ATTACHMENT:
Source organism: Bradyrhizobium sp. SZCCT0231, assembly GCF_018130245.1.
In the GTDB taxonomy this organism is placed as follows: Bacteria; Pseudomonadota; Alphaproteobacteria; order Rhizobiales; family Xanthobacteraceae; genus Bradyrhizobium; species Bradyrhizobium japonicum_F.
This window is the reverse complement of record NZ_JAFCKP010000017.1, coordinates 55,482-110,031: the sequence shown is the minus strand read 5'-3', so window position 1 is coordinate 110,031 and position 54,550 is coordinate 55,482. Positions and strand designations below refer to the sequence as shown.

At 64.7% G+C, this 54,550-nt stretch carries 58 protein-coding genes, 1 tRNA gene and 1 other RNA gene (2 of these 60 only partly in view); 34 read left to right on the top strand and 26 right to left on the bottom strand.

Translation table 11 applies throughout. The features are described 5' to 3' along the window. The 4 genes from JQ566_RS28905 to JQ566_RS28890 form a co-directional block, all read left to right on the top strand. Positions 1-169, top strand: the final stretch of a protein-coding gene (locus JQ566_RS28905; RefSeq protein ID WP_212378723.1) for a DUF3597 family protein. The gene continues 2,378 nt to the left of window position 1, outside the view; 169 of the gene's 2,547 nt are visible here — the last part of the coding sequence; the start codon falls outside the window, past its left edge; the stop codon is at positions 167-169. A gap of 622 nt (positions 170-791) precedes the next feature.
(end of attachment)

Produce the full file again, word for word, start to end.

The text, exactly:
Source organism: Bradyrhizobium sp. SZCCT0231, assembly GCF_018130245.1.
In the GTDB taxonomy this organism is placed as follows: Bacteria; Pseudomonadota; Alphaproteobacteria; order Rhizobiales; family Xanthobacteraceae; genus Bradyrhizobium; species Bradyrhizobium japonicum_F.
This window is the reverse complement of record NZ_JAFCKP010000017.1, coordinates 55,482-110,031: the sequence shown is the minus strand read 5'-3', so window position 1 is coordinate 110,031 and position 54,550 is coordinate 55,482. Positions and strand designations below refer to the sequence as shown.

At 64.7% G+C, this 54,550-nt stretch carries 58 protein-coding genes, 1 tRNA gene and 1 other RNA gene (2 of these 60 only partly in view); 34 read left to right on the top strand and 26 right to left on the bottom strand.

Translation table 11 applies throughout. The features are described 5' to 3' along the window. The 4 genes from JQ566_RS28905 to JQ566_RS28890 form a co-directional block, all read left to right on the top strand. Positions 1-169, top strand: the final stretch of a protein-coding gene (locus JQ566_RS28905; RefSeq protein ID WP_212378723.1) for a DUF3597 family protein. The gene continues 2,378 nt to the left of window position 1, outside the view; 169 of the gene's 2,547 nt are visible here — the last part of the coding sequence; the start codon falls outside the window, past its left edge; the stop codon is at positions 167-169. A gap of 622 nt (positions 170-791) precedes the next feature.